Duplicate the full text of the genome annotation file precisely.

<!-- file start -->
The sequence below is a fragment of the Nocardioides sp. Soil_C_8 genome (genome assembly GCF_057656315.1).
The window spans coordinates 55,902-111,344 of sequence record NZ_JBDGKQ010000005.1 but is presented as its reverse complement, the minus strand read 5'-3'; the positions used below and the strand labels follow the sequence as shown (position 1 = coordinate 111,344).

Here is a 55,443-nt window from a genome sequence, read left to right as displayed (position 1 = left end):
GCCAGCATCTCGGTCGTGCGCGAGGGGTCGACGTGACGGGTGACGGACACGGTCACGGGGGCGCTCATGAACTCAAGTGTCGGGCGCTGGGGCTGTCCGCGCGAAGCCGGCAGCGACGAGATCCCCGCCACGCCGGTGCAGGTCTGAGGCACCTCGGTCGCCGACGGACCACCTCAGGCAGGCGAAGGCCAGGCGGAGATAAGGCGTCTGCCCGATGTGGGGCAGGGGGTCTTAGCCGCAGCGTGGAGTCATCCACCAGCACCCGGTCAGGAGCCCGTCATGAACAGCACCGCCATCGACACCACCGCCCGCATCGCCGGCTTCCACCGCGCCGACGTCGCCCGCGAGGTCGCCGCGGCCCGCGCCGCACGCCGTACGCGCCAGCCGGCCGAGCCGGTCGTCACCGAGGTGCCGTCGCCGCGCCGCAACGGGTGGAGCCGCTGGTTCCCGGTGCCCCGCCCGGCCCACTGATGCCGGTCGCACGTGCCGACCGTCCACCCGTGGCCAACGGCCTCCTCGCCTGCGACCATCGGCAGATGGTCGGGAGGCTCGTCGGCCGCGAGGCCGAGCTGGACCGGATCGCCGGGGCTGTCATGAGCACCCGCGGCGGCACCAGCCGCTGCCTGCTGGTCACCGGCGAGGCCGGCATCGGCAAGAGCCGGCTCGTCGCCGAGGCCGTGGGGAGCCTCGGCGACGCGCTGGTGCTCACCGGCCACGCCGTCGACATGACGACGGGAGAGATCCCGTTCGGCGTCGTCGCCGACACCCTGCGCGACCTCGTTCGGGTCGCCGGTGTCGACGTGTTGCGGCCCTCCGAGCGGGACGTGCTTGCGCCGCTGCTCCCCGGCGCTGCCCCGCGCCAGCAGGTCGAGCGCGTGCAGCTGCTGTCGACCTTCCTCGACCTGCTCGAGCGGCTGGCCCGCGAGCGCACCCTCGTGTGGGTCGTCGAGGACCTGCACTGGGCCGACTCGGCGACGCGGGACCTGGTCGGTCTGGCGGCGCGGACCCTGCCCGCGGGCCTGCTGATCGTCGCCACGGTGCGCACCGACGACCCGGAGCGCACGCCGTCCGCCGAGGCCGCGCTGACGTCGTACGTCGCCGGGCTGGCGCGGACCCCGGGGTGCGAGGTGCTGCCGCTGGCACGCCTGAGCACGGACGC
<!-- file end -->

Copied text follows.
The sequence below is a fragment of the Nocardioides sp. Soil_C_8 genome (genome assembly GCF_057656315.1).
The window spans coordinates 55,902-111,344 of sequence record NZ_JBDGKQ010000005.1 but is presented as its reverse complement, the minus strand read 5'-3'; the positions used below and the strand labels follow the sequence as shown (position 1 = coordinate 111,344).

Here is a 55,443-nt window from a genome sequence, read left to right as displayed (position 1 = left end):
GCCAGCATCTCGGTCGTGCGCGAGGGGTCGACGTGACGGGTGACGGACACGGTCACGGGGGCGCTCATGAACTCAAGTGTCGGGCGCTGGGGCTGTCCGCGCGAAGCCGGCAGCGACGAGATCCCCGCCACGCCGGTGCAGGTCTGAGGCACCTCGGTCGCCGACGGACCACCTCAGGCAGGCGAAGGCCAGGCGGAGATAAGGCGTCTGCCCGATGTGGGGCAGGGGGTCTTAGCCGCAGCGTGGAGTCATCCACCAGCACCCGGTCAGGAGCCCGTCATGAACAGCACCGCCATCGACACCACCGCCCGCATCGCCGGCTTCCACCGCGCCGACGTCGCCCGCGAGGTCGCCGCGGCCCGCGCCGCACGCCGTACGCGCCAGCCGGCCGAGCCGGTCGTCACCGAGGTGCCGTCGCCGCGCCGCAACGGGTGGAGCCGCTGGTTCCCGGTGCCCCGCCCGGCCCACTGATGCCGGTCGCACGTGCCGACCGTCCACCCGTGGCCAACGGCCTCCTCGCCTGCGACCATCGGCAGATGGTCGGGAGGCTCGTCGGCCGCGAGGCCGAGCTGGACCGGATCGCCGGGGCTGTCATGAGCACCCGCGGCGGCACCAGCCGCTGCCTGCTGGTCACCGGCGAGGCCGGCATCGGCAAGAGCCGGCTCGTCGCCGAGGCCGTGGGGAGCCTCGGCGACGCGCTGGTGCTCACCGGCCACGCCGTCGACATGACGACGGGAGAGATCCCGTTCGGCGTCGTCGCCGACACCCTGCGCGACCTCGTTCGGGTCGCCGGTGTCGACGTGTTGCGGCCCTCCGAGCGGGACGTGCTTGCGCCGCTGCTCCCCGGCGCTGCCCCGCGCCAGCAGGTCGAGCGCGTGCAGCTGCTGTCGACCTTCCTCGACCTGCTCGAGCGGCTGGCCCGCGAGCGCACCCTCGTGTGGGTCGTCGAGGACCTGCACTGGGCCGACTCGGCGACGCGGGACCTGGTCGGTCTGGCGGCGCGGACCCTGCCCGCGGGCCTGCTGATCGTCGCCACGGTGCGCACCGACGACCCGGAGCGCACGCCGTCCGCCGAGGCCGCGCTGACGTCGTACGTCGCCGGGCTGGCGCGGACCCCGGGGTGCGAGGTGCTGCCGCTGGCACGCCTGAGCACGGACGC